PMCC PMCC

Search tips
Search criteria

Advanced
Results 1-25 (1588)
 

Clipboard (0)
None

Select a Filter Below

Journals
Year of Publication
1.  Structurally Similar Allosteric Modulators of α7 Nicotinic Acetylcholine Receptors Exhibit Five Distinct Pharmacological Effects* 
The Journal of Biological Chemistry  2014;290(6):3552-3562.
Background: Nicotinic receptors are activated by acetylcholine and have been implicated in several neurological disorders.
Results: Allosteric modulators, sharing close chemical similarity, exhibit five distinct pharmacological effects on α7 nicotinic receptors.
Conclusion: Small changes in chemical structure have profound effects on the pharmacological properties of allosteric modulators.
Significance: These findings may provide opportunities for novel approaches to therapeutic drug discovery.
Activation of nicotinic acetylcholine receptors (nAChRs) is associated with the binding of agonists such as acetylcholine to an extracellular site that is located at the interface between two adjacent receptor subunits. More recently, there has been considerable interest in compounds, such as positive and negative allosteric modulators (PAMs and NAMs), that are able to modulate nAChR function by binding to distinct allosteric sites. Here we examined a series of compounds differing only in methyl substitution of a single aromatic ring. This series of compounds includes a previously described α7-selective allosteric agonist, cis-cis-4-p-tolyl-3a,4,5,9b-tetrahydro-3H-cyclopenta[c]quinoline-8-sulfonamide (4MP-TQS), together with all other possible combinations of methyl substitution at a phenyl ring (18 additional compounds). Studies conducted with this series of compounds have revealed five distinct pharmacological effects on α7 nAChRs. These five effects can be summarized as: 1) nondesensitizing activation (allosteric agonists), 2) potentiation associated with minimal effects on receptor desensitization (type I PAMs), 3) potentiation associated with reduced desensitization (type II PAMs), 4) noncompetitive antagonism (NAMs), and 5) compounds that have no effect on orthosteric agonist responses but block allosteric modulation (silent allosteric modulators (SAMs)). Several lines of experimental evidence are consistent with all of these compounds acting at a common, transmembrane allosteric site. Notably, all of these chemically similar compounds that have been classified as nondesensitizing allosteric agonists or as nondesensitizing (type II) PAMs are cis-cis-diastereoisomers, whereas all of the NAMs, SAMs, and type I PAMs are cis-trans-diastereoisomers. Our data illustrate the remarkable pharmacological diversity of allosteric modulators acting on nAChRs.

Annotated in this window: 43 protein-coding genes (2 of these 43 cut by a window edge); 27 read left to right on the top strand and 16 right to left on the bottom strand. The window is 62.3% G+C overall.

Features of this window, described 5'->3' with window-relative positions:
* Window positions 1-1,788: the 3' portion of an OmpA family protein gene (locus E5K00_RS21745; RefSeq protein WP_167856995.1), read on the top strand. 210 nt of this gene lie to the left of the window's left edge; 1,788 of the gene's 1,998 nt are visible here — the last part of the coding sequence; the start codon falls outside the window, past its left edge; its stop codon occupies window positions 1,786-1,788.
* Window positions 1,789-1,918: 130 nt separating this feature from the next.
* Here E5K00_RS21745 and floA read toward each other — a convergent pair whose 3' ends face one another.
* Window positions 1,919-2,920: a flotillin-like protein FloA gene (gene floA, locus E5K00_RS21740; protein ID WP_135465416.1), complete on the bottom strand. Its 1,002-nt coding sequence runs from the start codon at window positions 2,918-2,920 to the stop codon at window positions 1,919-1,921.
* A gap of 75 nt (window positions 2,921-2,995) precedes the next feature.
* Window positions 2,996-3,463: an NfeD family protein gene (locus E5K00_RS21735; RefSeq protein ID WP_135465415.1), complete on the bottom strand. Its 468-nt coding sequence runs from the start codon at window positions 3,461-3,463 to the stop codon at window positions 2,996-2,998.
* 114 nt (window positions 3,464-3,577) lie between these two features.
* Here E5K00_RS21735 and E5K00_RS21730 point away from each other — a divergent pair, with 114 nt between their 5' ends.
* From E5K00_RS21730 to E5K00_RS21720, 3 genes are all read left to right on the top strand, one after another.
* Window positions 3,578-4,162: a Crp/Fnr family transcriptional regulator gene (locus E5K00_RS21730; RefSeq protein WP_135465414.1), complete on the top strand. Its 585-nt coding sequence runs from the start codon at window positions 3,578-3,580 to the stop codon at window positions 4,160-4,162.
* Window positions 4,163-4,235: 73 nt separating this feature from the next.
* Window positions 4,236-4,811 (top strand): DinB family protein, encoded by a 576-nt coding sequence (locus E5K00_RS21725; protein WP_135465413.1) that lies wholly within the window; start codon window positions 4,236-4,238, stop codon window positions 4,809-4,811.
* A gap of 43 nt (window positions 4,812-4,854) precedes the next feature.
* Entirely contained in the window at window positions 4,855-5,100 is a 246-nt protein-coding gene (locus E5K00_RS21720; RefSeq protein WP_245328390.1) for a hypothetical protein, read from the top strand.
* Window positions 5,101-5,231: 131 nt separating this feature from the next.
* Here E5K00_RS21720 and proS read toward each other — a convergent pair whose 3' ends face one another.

doi:10.1074/jbc.M114.619221
PMCID: PMC4319022  PMID: 25516597
Cys Loop Receptor; Membrane Protein; Molecular Pharmacology; Neurobiology; Nicotinic Acetylcholine Receptors (nAChR); Receptor Structure-Function
2.  The B-type Channel Is a Major Route for Iron Entry into the Ferroxidase Center and Central Cavity of Bacterioferritin* 
The Journal of Biological Chemistry  2014;290(6):3732-3739.
Background: Routes of iron entry into prokaryote ferritins are unknown.
Results: Mutation of the B-type channel of E. coli bacterioferritin resulted in substantially decreased rates of Fe(II) oxidation and mineralization.
Conclusion: The B-type channel is an important route for iron entry into bacterioferritin.
Significance: B-type channels may be of general importance as routes of iron uptake in prokaryotic ferritins.
Bacterioferritin is a bacterial iron storage and detoxification protein that is capable of forming a ferric oxyhydroxide mineral core within its central cavity. To do this, iron must traverse the bacterioferritin protein shell, which is expected to occur through one or more of the channels through the shell identified by structural studies. The size and negative electrostatic potential of the 24 B-type channels suggest that they could provide a route for iron into bacterioferritin. Residues at the B-type channel (Asn-34, Glu-66, Asp-132, and Asp-139) of E. coli bacterioferritin were substituted to determine if they are important for iron core formation. A significant decrease in the rates of initial oxidation of Fe(II) at the ferroxidase center and subsequent iron mineralization was observed for the D132F variant. The crystal structure of this variant shows that substitution of residue 132 with phenylalanine caused a steric blockage of the B-type channel and no other material structural perturbation. We conclude that the B-type channel is a major route for iron entry into both the ferroxidase center and the iron storage cavity of bacterioferritin.